๐–จ๐–ฟ๐–พ๐—†๐–พ๐—…๐—Ž ๐–บ๐—‡๐–ฝ ๐–ฎ๐–ป๐—‚๐—‡๐—“๐–พ , ๐–บ๐—…๐—๐–บ๐—’๐—Œ ๐–ฝ๐—‹๐–พ๐–บ๐—†๐— ๐—ˆ๐–ฟ ๐–บ ๐—…๐—‚๐–ฟ๐–พ ๐—‚๐—‡ ๐—๐—๐–พ ๐–ถ๐–พ๐—Œ๐— . ๐–ก๐—Ž๐— ๐—๐—๐–พ๐—‡ ๐—๐—๐–พ๐—’ ๐–ฟ๐—‚๐—‡๐–บ๐—…๐—…๐—’ ๐—€๐–พ๐—๐—Œ ๐—๐—ˆ ๐—…๐—‚๐—๐–พ ๐—๐—๐–พ๐—‚๐—‹ ๐–ฝ๐—‹๐–พ๐–บ๐—†๐—Œ ,๐—๐—๐–พ๐—’ ๐–ฟ๐–บ๐–ผ๐–พ๐—Œ ๐—๐—๐–พ ๐—‹๐–พ๐–บ๐—…๐—‚๐—๐—’.๐–ฃ๐–พ๐—Œ๐—‰๐—‚๐—๐–พ ๐–ป๐–พ๐—‚๐—‡๐—€ ๐—๐–พ๐—‹๐—’ ๐—€๐—ˆ๐—ˆ๐–ฝ ๐—‚๐—‡ ๐– ๐–ผ๐–บ๐–ฝ๐–พ๐—†๐—‚๐–ผ๐—Œ, ๐–จ๐–ฟ๐–พ๐—†๐–พ๐—…๐—Ž ๐—Œ๐—๐—‹๐—Ž๐—€๐—€๐—…๐–พ๐—Œ ๐–ป๐–พ๐—‚๐—‡๐—€ "๐–บ ๐–ป๐—…๐–บ๐–ผ๐—„" ๐—‚๐—‡ ๐–บ ๐–ฟ๐—ˆ๐—‹๐–พ๐—‚๐—€๐—‡ ๐—…๐–บ๐—‡๐–ฝ ๐—๐—๐—‚๐—…๐–พ ๐–ฎ๐–ป๐—‚๐—‡๐—“๐–พ ๐—…๐—‚๐—๐–พ๐—Œ ๐–บ๐—Œ ๐–บ๐—‡ "๐–พ๐—†๐—†๐—‚๐—€๐—‹๐–บ๐—‡๐—" , ๐—Š๐—Ž๐—‚๐—๐–พ ๐—Œ๐—๐–พ๐–บ๐–ฝ๐—’ ๐–บ๐—‡๐–ฝ ๐—Ž๐—‡๐–ฝ๐–พ๐—‹๐—€๐—ˆ๐–พ๐—Œ ๐—๐–บ๐—‹๐—‚๐—ˆ๐—Ž๐—Œ ๐—Œ๐—ˆ๐—‹๐— ๐—ˆ๐–ฟ ๐–ฝ๐—‚๐—Œ๐–ผ๐—‹๐—‚๐—†๐—‚๐—‡๐–บ๐—๐—‚๐—ˆ๐—‡.

๐–จ ๐–ฝ๐—‚๐—Œ๐—…๐—‚๐—„๐–พ๐–ฝ ๐–จ๐–ฟ๐–พ๐—†๐–พ๐—…๐—Ž ๐—Œ๐—ˆ๐—†๐–พ๐—๐—‚๐—†๐–พ๐—Œ ๐–ป๐—Ž๐— ๐—€๐—‹๐–พ๐— ๐–ฟ๐—ˆ๐—‡๐–ฝ ๐—ˆ๐–ฟ ๐—๐–พ๐—‹ ๐—ˆ๐—‰๐—‚๐—‡๐—‚๐—ˆ๐—‡๐—Œ, ๐–ป๐—…๐—ˆ๐—€๐—Œ ๐—๐—๐—‚๐–ผ๐— ๐—๐–พ๐—…๐—…๐—Œ ๐—Ž๐—Œ ๐–บ๐–ป๐—ˆ๐—Ž๐— ๐—‹๐–บ๐–ผ๐—‚๐—Œ๐—† ๐–บ๐—‡๐–ฝ ๐—‚๐—‡๐—ƒ๐—Ž๐—Œ๐—๐—‚๐–ผ๐–พ ๐—๐—‚๐—๐—๐—ˆ๐—Ž๐— ๐–บ๐–ผ๐—๐—Ž๐–บ๐—…๐—…๐—’ ๐—‰๐—‹๐–พ๐–บ๐–ผ๐—๐—‚๐—‡๐—€ ๐—‚๐—. 

  1. Pachinko- korea

Imagine growing up in a country battling poverty, colonisation and war. Where peace and integrity are mere words. Fear gripped in every breath you take. Lost in a place with a compass with no proper direction, screaming your lungs out to be free.

Every step you take is uncertain. Your family can be killed any minute just because you belong to a particular community. 

You stand there watching your house turn into ashes. Your heart oozes out pain until you can no longer breath.

Maybe that's how Sunja felt . Her lover ditched her when she was pregnant. And this changed her life. Later she was married to Isak and moved to Japan where her life  took a turn for the worse. The book talks about various issues korean immigrants faced in Japan, sheer racism and struggle to make a living. The struggle for basic needs left a scar in my heart making me want to wipe out their identity and mark them as japanese but i could not. Noah tried. He ran away, took a japanese name,married a japanese woman but failed. His suicide made me weep and it took me two days to pen this. My hands are trembling. I wish I could change the story , make everything right,and bring Noah and Isak back. But I know I can't. Because Isak lied deep in the ground watching Sunja fight patiently until the end.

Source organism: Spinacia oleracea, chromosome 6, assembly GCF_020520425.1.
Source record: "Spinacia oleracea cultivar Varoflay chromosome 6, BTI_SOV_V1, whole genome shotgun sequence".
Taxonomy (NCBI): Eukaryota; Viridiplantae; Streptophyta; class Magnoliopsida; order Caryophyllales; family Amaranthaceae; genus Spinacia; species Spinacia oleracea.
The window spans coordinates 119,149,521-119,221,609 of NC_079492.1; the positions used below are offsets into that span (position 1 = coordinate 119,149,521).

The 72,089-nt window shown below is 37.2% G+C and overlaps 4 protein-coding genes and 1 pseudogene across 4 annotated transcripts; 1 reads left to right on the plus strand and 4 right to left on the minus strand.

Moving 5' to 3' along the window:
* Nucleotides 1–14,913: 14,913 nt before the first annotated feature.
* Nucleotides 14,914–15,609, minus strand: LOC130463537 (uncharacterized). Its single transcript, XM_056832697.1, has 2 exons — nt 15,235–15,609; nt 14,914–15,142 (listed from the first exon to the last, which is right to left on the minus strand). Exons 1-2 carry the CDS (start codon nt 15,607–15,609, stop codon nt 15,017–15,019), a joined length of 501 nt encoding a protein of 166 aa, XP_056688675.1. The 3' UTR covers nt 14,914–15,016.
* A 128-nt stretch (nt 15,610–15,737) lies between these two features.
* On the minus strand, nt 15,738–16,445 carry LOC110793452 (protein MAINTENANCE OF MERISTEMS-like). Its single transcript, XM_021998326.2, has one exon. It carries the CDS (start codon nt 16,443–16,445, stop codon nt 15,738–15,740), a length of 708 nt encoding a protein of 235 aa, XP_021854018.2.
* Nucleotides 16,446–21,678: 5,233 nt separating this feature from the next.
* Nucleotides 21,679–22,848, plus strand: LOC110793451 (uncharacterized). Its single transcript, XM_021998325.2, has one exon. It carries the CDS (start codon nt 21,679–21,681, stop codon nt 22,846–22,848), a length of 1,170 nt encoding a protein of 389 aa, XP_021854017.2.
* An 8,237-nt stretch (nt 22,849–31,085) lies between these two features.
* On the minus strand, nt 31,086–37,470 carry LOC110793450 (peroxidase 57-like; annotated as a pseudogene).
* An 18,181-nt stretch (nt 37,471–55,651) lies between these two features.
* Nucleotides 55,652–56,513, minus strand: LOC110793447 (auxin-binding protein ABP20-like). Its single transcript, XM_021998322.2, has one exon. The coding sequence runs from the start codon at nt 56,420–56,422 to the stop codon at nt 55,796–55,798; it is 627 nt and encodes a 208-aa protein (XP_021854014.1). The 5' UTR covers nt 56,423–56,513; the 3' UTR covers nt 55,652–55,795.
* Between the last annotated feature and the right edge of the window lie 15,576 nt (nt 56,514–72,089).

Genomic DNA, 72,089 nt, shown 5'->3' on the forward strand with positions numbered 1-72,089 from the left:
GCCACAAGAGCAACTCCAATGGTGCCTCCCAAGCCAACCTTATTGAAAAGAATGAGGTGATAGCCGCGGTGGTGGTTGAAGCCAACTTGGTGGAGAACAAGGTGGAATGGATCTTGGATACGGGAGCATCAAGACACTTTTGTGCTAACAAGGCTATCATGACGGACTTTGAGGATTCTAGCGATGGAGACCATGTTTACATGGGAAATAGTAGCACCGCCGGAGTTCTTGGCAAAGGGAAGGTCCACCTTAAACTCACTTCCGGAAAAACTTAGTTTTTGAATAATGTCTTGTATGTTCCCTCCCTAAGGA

It is a multi generation family saga but Sunja , Isak and Noah have to be my favourite. The writing is slow paced but never makes you bored.

  1. Home fire- britain

๐™‰๐™–๐™ข๐™š ๐™ค๐™› ๐™ฉ๐™๐™š ๐™—๐™ค๐™ค๐™  : ๐—›๐—ผ๐—บ๐—ฒ ๐—ณ๐—ถ๐—ฟ๐—ฒ 

๐—”๐˜‚๐˜๐—ต๐—ผ๐—ฟ : ๐—ž๐—ฎ๐—บ๐—ถ๐—น๐—ฎ ๐—ฆ๐—ต๐—ฎ๐—บ๐˜€๐—ถ๐—ฒ 

๐‘๐š๐ญ๐ข๐ง๐  :โ˜…โ˜…โ˜…โ˜….โ˜†

๐™€๐™ซ๐™š๐™ง๐™ฎ๐™ฉ๐™๐™ž๐™ฃ๐™œ ๐™š๐™ก๐™จ๐™š ๐™ฎ๐™ค๐™ช ๐™˜๐™–๐™ฃ ๐™ก๐™š๐™–๐™ซ๐™š ๐™–๐™ง๐™ค๐™ช๐™ฃ๐™™, ๐™—๐™ช๐™ฉ ๐™ฃ๐™ค๐™ฉ ๐™™๐™š๐™–๐™ฉ๐™. ๐˜ฟ๐™š๐™–๐™ฉ๐™ ๐™ฎ๐™ค๐™ช ๐™๐™–๐™ซ๐™š ๐™ฉ๐™ค ๐™ก๐™ž๐™ซ๐™š ๐™ฉ๐™๐™ง๐™ค๐™ช๐™œ๐™๐Ÿ’ฅ

Home  fire is the story of a british muslim family with pakistani origin. The book is about Isma, Aneeka and parvaiz- who were orphaned by the death of their mother, grandmother and abandoned jihadi father. The book portrays their life , the shame and fear that they grow up with. But one decision by Parvaiz, and everything around them changes. Their lives take a toil and eventually everything falls apart. 

The book is divided into five parts depicting the character's individual point of view. The book is so well penned and the story telling keeps you hooked to the end. I loved Isma , so self sacrificing and calm . The sacrifices to be 'a mother ' to her twins. But keeping her as a supporting role made me angry. She deserved more. She deserved everything....

The book talks about pain. Humiliation and sacrifices. A tragedy that never ends. A feeling of loss. Loss of siblings you brought up as your own child. Warmth of a family without parents but still complete. I completed the book a few hours ago and how I am feeling cannot be put into words. So poignant and devastating.